A couple of years ago Amy shared an idea with me for a Valentine’s Day Treasure Hunt. My kids loved it. Imagine my excitement when Kursta shared an Easter Treasure Hunt! This is an idea that she created for the children in a Guatemalan church. I did a little tweaking, made a free printable, and am now sharing it with you!
If you are not familiar with treasure hunts, let me explain. A treasure hunt is where players try to find a “treasure” by following a set of clues. Each clue leads the players to the next clue which eventually leads them to a prize. The clues and prize are hidden prior to starting the game. The difficulty of the clues can vary to suit young children up to adults.
- ABCJLM Easter Treasure Hunt printable
The first four pages are clues for younger children, while the next two can be used with those who can read. The final page includes the answers and suggested places to hide the clues.
- Easter Eggs (optional)
- Prize (optional)
For younger children, include the ingredients to make Resurrection Rolls, Bird Nest Cookies, or Jelly Bean Easter Bags. For older children, the Buck Denver Asks: What’s in the Bible? Volume Ten – Jesus is the Good News DVD or The Tale of Three Trees book make great treasures. Or simply place an empty box at the final destination to create dialogue about the empty tomb.
Hide the Clues
Pages 1-4 of the printable contain 16 cards varying in difficulty. Each card includes a cross, fill-in-the-blank sentence, and NIV Scripture reference (unless noted). Pages 5-6 contain just a cross and reference for children who can look up Scripture and read. Cut apart the clue cards and choose the cards that are best for your child’s age and understanding of the Easter story. (Not all 16 cards have to be used.)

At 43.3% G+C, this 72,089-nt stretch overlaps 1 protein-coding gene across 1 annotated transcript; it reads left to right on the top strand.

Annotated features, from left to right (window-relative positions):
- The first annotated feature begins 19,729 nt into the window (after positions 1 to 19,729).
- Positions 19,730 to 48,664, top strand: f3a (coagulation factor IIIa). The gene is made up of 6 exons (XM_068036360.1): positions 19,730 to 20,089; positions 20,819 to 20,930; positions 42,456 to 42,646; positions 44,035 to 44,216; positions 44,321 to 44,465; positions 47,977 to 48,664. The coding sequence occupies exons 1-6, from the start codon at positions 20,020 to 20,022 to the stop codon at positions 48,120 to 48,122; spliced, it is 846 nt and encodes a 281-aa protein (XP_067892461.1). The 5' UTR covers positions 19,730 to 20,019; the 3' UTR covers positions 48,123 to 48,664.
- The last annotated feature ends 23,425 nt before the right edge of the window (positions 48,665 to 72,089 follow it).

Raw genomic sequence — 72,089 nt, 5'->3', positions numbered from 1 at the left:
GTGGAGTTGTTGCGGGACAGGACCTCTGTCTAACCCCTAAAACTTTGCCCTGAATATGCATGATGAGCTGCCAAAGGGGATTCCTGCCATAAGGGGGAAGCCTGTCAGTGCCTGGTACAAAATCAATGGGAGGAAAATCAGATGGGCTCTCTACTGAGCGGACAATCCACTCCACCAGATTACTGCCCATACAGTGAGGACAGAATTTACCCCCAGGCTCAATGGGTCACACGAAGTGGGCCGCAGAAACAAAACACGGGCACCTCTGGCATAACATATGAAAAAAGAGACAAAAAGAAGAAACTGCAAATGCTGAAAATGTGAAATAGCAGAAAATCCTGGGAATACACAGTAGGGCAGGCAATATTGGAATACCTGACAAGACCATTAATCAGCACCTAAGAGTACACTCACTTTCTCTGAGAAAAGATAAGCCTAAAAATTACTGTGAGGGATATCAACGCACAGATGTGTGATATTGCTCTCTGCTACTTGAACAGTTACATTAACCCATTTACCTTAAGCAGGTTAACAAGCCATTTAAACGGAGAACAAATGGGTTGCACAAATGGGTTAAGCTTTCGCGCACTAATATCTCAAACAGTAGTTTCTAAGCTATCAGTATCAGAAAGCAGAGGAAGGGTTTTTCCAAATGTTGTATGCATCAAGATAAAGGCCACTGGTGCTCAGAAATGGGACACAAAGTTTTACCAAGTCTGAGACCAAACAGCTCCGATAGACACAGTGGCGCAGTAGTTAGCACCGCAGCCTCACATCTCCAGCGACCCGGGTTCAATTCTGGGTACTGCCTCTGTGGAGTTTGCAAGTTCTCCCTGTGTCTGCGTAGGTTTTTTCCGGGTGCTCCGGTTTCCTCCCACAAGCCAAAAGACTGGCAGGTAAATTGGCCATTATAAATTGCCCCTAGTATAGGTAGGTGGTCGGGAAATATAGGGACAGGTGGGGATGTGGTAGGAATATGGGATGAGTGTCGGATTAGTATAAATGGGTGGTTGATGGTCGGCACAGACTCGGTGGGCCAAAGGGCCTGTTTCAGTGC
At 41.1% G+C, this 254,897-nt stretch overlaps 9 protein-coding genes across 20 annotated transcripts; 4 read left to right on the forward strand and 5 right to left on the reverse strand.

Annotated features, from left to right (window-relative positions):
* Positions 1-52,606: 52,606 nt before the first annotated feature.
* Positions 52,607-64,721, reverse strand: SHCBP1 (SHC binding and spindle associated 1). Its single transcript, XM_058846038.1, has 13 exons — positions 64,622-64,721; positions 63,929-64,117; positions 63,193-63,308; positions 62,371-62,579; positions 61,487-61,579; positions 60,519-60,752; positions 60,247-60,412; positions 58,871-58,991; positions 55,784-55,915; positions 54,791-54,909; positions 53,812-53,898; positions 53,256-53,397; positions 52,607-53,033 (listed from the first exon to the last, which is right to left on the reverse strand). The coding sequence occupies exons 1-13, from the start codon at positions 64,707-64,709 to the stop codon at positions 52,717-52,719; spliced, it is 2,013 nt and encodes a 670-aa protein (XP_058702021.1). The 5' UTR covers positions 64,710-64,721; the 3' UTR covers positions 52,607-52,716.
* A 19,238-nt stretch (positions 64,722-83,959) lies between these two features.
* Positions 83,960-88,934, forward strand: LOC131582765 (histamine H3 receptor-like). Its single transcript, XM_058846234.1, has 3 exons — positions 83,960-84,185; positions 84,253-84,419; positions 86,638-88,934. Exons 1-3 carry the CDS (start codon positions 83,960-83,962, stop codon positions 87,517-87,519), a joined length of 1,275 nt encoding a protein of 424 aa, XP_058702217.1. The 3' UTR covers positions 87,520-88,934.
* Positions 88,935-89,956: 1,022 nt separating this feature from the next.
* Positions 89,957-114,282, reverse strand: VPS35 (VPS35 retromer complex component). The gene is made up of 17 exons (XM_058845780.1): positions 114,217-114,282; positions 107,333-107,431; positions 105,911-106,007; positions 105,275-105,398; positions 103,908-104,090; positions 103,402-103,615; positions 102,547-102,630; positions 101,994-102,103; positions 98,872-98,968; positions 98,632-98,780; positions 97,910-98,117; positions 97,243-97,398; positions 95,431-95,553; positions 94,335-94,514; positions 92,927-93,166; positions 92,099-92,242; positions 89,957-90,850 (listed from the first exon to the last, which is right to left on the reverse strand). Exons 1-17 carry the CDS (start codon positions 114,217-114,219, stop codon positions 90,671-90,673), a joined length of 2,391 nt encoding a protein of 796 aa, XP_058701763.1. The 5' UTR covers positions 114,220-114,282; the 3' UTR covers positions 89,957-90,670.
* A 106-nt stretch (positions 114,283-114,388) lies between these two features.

Begin by placing the 1st card (Matthew 21:8) in an Easter egg. Keep this one as you will give it to the child to begin the hunt. Place the second clue in an Easter egg and set it in the coat closet or by the coat rack for the child to find. Continue until the last card is laid by a stone. You may want to add a treat or gift at the final place.
It’s Game Time
After all of the Easter Eggs containing cards are placed, give the child the first Easter egg containing the poem and Matthew 21:8 sentence. Assist more or less depending on the child’s ability.
For Younger Children
To make it easier for younger children, take a picture where you place each Easter Egg. Include with the egg the picture of the next object. (e.g. With the first card, include an image of the coat closet.)
To make it more difficult, Kursta gave the idea of providing the child with a closeup image. This can be as difficult as you want to make it. (Towels pictured above is an example.)
For children who are unable to read but know the Easter story well, read the verse and have the child fill in the blank.
For Older Children
Pages 5-6 of the printable include crosses with only the Scripture reference on them. This forces the child to find the verse and decide which object to pull out as the clue.
Super fun! I am excited to share this with our kids on Easter Day. Be sure to take pictures of your family doing this activity and post to Facebook or Instagram for us to see. Use #ABCJLM or tag me (@HeidiFranz) in the post.